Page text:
In the same movement game format is a game using pool noodles. Over the years, I have used various pool noodle games during our homeschool day. This next game involves pool noodles set up in the layout of spoons.
First, lay down four pool noodles in the shape of a square. Second, have the homeschoolers stand in the middle of the square. Instead of playing cards, I am reading out Latin words. When they hear me repeat the same word four times, they grab a pool noodle. When the pool noodles are all taken, that round is over. The person without a pool noodle is out. Reset the game and continue on for as many rounds as they wish.
Latin Hula Hoop
Likewise, hula hoops come in so handy for many games. I like to use them creatively. This next hula hoop game requires six hula hoops. Lay them in two rows of three. This game resembles musical chairs. Reading a story that involves Latin words, the kids walk around (or jump) into the hula hoops. They must be in a hula hoop when you stop reading the story. The person not in a hoop is out. Hoola hoops can be taken away, or you can just continue with play using all of the hoops. Homeschoolers will learn Latin from hearing the words mixed in the story.
Middle School Latin Games
I include my middle schooler in all of our games. I have adjusted most of my games to work well with the three age groups that I currently homeschool. I do not have a preschooler anymore, but that doesn’t stop us from using the games they liked at that age. We use adaptable games for each age to accommodate the age learning and close any gaps. Reminders and refreshers are always a good idea, and sometimes just playing a matching game is fun.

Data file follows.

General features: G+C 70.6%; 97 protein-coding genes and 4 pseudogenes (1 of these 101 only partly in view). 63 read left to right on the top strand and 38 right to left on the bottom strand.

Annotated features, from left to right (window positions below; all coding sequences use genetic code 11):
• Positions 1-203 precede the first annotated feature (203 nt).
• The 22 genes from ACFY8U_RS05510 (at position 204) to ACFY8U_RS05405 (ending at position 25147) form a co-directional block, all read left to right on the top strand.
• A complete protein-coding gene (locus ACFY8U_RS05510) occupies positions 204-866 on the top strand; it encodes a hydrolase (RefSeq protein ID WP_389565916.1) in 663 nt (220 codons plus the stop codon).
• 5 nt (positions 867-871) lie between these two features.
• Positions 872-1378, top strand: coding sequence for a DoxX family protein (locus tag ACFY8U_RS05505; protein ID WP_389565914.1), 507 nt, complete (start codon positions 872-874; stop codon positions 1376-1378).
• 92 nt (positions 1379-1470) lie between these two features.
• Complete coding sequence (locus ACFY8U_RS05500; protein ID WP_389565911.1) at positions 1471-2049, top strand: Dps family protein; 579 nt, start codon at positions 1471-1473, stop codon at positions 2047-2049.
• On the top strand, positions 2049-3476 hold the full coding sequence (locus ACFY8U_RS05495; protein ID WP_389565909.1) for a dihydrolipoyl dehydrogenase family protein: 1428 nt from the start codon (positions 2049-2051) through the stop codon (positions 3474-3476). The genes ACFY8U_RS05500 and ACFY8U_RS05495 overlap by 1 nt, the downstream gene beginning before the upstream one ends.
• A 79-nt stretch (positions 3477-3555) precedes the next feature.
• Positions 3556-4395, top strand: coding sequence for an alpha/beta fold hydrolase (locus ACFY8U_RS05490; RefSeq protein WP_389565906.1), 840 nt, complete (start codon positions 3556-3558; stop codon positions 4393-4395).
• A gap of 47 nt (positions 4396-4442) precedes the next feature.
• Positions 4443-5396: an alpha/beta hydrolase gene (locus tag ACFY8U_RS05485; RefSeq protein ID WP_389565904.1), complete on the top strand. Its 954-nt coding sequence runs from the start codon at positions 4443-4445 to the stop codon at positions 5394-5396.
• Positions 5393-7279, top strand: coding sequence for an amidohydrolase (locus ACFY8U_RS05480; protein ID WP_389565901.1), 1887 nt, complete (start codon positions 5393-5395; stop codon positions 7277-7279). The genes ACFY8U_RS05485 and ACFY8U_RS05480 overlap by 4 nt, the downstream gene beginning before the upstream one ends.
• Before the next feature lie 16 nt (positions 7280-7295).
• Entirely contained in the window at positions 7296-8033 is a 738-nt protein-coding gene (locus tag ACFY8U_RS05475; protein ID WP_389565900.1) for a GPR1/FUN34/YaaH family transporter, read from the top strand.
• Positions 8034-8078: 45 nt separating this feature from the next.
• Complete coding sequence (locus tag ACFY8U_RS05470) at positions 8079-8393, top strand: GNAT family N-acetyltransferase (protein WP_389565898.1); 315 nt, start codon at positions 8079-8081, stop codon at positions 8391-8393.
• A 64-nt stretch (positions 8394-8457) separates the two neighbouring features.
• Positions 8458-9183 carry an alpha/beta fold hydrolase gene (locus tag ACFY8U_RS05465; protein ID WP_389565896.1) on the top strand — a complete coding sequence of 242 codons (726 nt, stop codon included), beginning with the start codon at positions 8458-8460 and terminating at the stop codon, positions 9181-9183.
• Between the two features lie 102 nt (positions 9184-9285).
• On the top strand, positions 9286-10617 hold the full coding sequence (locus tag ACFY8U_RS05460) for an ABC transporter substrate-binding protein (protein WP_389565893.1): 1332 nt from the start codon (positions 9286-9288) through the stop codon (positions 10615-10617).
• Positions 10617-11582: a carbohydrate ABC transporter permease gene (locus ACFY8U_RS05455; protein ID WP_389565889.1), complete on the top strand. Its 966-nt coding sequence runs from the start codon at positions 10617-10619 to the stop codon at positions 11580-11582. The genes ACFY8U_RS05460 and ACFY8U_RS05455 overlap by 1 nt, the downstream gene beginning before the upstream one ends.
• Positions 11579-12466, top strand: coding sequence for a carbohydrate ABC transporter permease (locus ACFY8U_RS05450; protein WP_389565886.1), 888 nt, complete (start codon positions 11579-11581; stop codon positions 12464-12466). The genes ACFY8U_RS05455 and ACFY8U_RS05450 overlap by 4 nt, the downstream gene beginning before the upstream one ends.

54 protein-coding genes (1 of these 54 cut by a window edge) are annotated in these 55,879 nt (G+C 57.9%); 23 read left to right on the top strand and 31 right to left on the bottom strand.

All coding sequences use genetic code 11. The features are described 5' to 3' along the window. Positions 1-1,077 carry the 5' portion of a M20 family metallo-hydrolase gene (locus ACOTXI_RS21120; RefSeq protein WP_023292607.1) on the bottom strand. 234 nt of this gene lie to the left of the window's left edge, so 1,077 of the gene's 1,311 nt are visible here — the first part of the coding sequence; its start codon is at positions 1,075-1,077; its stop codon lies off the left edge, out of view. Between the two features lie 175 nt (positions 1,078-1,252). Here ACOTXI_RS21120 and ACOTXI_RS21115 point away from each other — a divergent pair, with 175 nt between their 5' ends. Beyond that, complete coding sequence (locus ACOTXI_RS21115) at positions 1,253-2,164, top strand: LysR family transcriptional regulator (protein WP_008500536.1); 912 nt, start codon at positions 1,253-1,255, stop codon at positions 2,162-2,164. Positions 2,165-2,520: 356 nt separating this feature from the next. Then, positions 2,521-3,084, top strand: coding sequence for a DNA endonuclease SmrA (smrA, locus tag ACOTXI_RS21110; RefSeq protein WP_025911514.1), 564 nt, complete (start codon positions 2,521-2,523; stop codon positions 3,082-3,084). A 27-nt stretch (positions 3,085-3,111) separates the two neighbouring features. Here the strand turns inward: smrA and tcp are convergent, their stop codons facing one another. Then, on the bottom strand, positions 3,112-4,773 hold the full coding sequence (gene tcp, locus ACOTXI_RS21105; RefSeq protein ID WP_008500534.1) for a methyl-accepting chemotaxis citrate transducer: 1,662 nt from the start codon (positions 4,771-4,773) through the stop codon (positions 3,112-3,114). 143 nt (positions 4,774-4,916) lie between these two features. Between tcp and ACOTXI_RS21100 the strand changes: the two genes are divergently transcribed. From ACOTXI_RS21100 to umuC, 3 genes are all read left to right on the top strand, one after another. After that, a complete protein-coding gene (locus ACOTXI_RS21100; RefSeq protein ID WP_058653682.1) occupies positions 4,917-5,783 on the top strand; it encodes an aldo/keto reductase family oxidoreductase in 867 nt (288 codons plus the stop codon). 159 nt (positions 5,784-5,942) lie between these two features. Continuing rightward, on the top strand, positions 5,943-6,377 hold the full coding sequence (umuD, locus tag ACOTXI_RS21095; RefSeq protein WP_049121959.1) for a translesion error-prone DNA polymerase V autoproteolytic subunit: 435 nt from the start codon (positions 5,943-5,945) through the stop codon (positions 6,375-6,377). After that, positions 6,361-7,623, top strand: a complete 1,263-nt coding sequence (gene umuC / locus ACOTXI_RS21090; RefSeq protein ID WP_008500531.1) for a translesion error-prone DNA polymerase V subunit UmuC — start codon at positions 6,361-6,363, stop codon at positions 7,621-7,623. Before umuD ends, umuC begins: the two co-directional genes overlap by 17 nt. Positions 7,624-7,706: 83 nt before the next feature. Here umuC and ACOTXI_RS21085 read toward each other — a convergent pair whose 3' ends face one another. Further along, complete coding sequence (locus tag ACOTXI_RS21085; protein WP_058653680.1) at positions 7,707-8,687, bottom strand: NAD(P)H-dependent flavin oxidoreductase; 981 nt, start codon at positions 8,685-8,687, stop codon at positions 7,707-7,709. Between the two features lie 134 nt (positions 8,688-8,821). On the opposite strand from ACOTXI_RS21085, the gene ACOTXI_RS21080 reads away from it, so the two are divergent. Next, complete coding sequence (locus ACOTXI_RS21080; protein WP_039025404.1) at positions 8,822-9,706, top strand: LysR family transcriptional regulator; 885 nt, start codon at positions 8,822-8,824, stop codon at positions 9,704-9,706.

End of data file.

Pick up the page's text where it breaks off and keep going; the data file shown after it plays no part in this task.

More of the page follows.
Here are two games that we play with my middle schooler.
Name That Word
This is a really easy game. I have a stack of Latin flash cards. I read off the word in Latin, and they yell out the English meaning. In addition to this part of the game, we take turns reading off the flash cards.
To play another version is to have them yell out the Latin to the English. Whoever calls out a word correctly keeps the card. In the end, we count cards to find a winner. Those with the most cards win. Sometimes. My youngest is eight, and he doesn’t know as much Latin as his brothers. How I handle this is to allow him a certain set of cards to look over and study before we start. Then, I mix them into the deck, so he gets cards too.
Verb Tense Swat
Flyswatters work well with this game!
First, place a verb tense word written on an index card in the middle of the table. Each player has a swatter in their hand. When I say go, the first person to swat the word is the winner, but only if they can say which tense it belongs to. For example, the word is (dico). When I finish saying the word, the person who swats the word is the one who will repeat the singular or plural tenses of the word. If they get them correct, they get the point. My point range is between 15- 25, depending on how long I want to spend on the game.
Latin is a great language to start learning, and over time will be used again and again. We are finding Latin beginnings in several of our stories now, and the foundation has been set to identify the meanings. Latin is also a good bridge to learning Spanish.